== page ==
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Fortune's Fool by Terry Cassidy
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Fortune's Fool

by Terry Cassidy

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Karen Everett, trapped in a loveless marriage, becomes romantically involved with Wally Demchuk shortly after meeting him. He agrees to help her with some criminal activities, the aim of which is to acquire some of her husband’s wealth which Karen feels is her due for years of unhappiness. The scheme goes awry, and the couple find themselves ensnared in a murder plot. How can they prove their innocence of one crime when they are guilty of others? Whom can they trust? Can they even trust each other?

In one respect, the novel is a mystery. There is a murder victim, and the identity of the murderer is unknown. Suspense builds as Karen and Wally find themselves in increasing danger, and since they have known each other for only a short time, there definitely exists the possibility of deception.

But the book is more than an escapist mystery; it develops a number of themes. For instance, it examines love: Is love at first sight possible? To what extent can love change a person? Can love stay alive in an atmosphere of distrust? The novel also analyzes the connection between independence and responsibility: the right to define one’s own life entails acceptance of responsibility for one’s actions. Such thematic development certainly adds to the quality of a book.

The characters of Karen and Wally are well developed. Traits are gradually revealed, primarily through a character’s actions, though the inclusion of private thoughts - through alternating first person points of view - is also helpful in character development. Dominant traits consistently provide motivation for behaviour; for example, Karen’s streak of independence explains so much about her decisions both in the past and present. Backgrounds are given for the characters, backgrounds which also explain decisions and behaviour. What elevates this novel is that the characters are dynamic; they grow and change. For minor characters, there are wonderfully clever descriptions: “I never expected emotional support from him. He just didn’t have enough emotional life available to go around lending it out, even if the interest rates were at record levels.”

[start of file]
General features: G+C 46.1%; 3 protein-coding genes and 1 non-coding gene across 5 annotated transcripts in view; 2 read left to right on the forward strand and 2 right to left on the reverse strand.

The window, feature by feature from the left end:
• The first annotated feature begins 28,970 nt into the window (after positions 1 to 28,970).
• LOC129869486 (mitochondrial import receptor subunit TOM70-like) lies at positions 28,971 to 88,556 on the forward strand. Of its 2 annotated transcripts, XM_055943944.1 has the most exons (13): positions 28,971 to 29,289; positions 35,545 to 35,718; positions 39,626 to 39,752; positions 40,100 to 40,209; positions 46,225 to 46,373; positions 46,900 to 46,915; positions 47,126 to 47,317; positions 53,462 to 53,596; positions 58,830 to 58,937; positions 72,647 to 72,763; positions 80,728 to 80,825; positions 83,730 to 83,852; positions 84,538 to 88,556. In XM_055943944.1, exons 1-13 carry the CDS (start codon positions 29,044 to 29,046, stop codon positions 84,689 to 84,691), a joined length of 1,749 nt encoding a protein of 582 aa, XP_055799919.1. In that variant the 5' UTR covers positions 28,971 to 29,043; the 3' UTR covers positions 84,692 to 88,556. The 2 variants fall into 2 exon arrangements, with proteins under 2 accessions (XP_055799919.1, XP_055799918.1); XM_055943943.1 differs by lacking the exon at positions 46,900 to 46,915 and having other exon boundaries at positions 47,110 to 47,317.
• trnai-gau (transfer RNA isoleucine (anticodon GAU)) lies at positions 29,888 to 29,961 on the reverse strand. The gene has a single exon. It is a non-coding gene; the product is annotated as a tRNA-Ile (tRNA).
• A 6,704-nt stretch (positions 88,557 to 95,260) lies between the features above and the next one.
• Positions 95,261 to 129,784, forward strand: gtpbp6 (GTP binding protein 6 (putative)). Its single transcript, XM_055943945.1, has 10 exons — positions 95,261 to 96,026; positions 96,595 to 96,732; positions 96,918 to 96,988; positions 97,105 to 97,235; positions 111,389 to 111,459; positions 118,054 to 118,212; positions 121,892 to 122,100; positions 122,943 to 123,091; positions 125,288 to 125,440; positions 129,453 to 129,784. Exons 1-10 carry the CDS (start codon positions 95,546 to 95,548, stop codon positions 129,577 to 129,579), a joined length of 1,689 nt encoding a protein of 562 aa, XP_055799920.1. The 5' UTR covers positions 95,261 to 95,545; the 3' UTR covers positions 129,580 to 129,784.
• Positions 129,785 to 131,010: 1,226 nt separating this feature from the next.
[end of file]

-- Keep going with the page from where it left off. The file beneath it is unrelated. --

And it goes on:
Some of the novel is set in Toronto, but Muskoka and Northern Ontario feature prominently as well. Though it is obvious that the author is familiar with the settings chosen, as evidenced with the very specific local colour, it is his descriptions of the more northerly parts of Ontario that stand out; a drive to Sudbury is described as “driving across the bones of the world, the shoulders, elbows, knees, the parts where the skin is stretched and doesn’t grow much hair to hide it.” Flying into Sault Ste. Marie, a character describes two of the Great Lakes: “two oceans joining, one blue and stretching away to the west, Lake Superior, well named for its pride of height and depth; and the other, green vegetation, a little wavier, sweeping off to the east and north, to find its own shoreline in the tree line, solid green with streaks of blue in it as if a giant rake had laid bare and exposed the water under the skin.”

What is also notable is the author’s style. Allusions abound. Beginning with the title, references to Shakespeare’s tragedies are most frequent, but there are also references to short stories, plays and poems. And then there are the mentions of movies and songs. These allusions aid in both character and thematic development. Also enjoyable are the digressions of the characters; their thoughts include observations and witty commentary on a variety of subjects (e.g. fast food in Ontario and Montreal, Canadian immigrant experiences, politics, highway signage).

Though I had to research “short selling” since my knowledge of stock trading is limited, I enjoyed the book. It offered me some good reading for both of my favourite reading genres: mystery and literary fiction. ( )
  Schatje | Jan 30, 2015 |
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